Tamayo's imagery, like his sense of color, also emanates from his own roots. The first Mexican artist who incorporates his country's art into the international art world, he is also a full-blooded Zapotec Indian. The vastness and the profundity of the indigenous world within his work is basic to it; yet it is never flamboyant or superficial, for Tamayo blends these elements into his contemporary and necessarily Western reality. These influences come into play in his dualities: color/construction, figuration/abstraction, references to everyday life/symbolism and symmetry and its deconstruction. And they come into play through the utilization of a human figure and through an aesthetic that focuses on the act of painting as an end in itself, for the two-dimensional limitations of the work are essentially Tamayo's space. That confinement is basic to him as is his repetition of the human figure, for it retains, as Corredor-Matheos asserts, " . . . The leading role in the cosmic adventure." "The figure of man, as occurs in the art of all ages . . . , concentrates the meaning and symbolizes the whole universe." Yet this representation is illusory at best, for Tamayo's work is not realistic. It has as Paz has pointed out, a poetic reality. Indeed the reduction of the human figure to a doll-like or skeletal form is another dialectical revelation of the painter's eye, of his tenderness, human and satirical vision. If as Ponce has stated, Tamayo's latest works " . . . lead us to the earliest, and vice versa. There is no change in them, but rather a continuous natural growth," the corresponding vision of the human form by the painter also fluctuates, transforming itself from an image reminiscent of ancient cultures to modern extraterrestrial beings. The human figure is a key to Tamayo's world view, because it is a form governing the shift between the abstract and the concrete as well as an expressionist symbol of the universe.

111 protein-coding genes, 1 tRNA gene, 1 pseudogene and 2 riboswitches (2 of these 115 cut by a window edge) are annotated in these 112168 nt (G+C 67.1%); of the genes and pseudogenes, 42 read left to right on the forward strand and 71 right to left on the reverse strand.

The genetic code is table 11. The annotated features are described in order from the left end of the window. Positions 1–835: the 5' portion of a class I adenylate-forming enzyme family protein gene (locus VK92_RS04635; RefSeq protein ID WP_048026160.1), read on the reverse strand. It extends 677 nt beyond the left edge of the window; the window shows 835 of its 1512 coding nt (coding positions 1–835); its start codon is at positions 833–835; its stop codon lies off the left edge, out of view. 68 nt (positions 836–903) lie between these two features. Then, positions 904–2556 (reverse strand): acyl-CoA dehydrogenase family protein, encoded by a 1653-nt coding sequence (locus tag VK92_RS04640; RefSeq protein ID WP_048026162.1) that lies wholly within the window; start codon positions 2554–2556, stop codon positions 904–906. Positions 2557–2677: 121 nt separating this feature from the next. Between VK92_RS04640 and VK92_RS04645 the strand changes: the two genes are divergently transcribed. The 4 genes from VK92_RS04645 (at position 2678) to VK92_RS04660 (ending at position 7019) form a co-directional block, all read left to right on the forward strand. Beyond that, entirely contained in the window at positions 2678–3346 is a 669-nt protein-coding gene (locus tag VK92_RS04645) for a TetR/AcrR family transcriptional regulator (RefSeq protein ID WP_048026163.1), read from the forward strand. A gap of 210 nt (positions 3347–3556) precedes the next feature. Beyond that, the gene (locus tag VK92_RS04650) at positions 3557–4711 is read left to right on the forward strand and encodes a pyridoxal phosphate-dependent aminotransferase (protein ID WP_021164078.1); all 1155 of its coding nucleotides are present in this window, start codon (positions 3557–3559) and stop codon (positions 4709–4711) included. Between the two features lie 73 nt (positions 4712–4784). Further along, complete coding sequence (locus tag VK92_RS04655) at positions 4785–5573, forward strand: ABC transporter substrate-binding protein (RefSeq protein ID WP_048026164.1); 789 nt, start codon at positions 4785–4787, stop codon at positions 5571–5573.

A valuable edition to the painter's bibliography, Corredor-Matheos' stylistic and scholarly overview of Tamayo's entire oeuvre offers original and penetrating perspectives into an understanding of the painter's work. In addition to his insight for essay, Corredor-Matheos has provided a basic bibliography as well as a checklist of the illustrations. My only regrets are the omission of full-page illustrations and a certain lack of clarity in Kenneth Lyon's translations, but these are minor problems, for in all, "Tamayo" is an excellent and accessible critical introduction to Rufino Tamayo's world.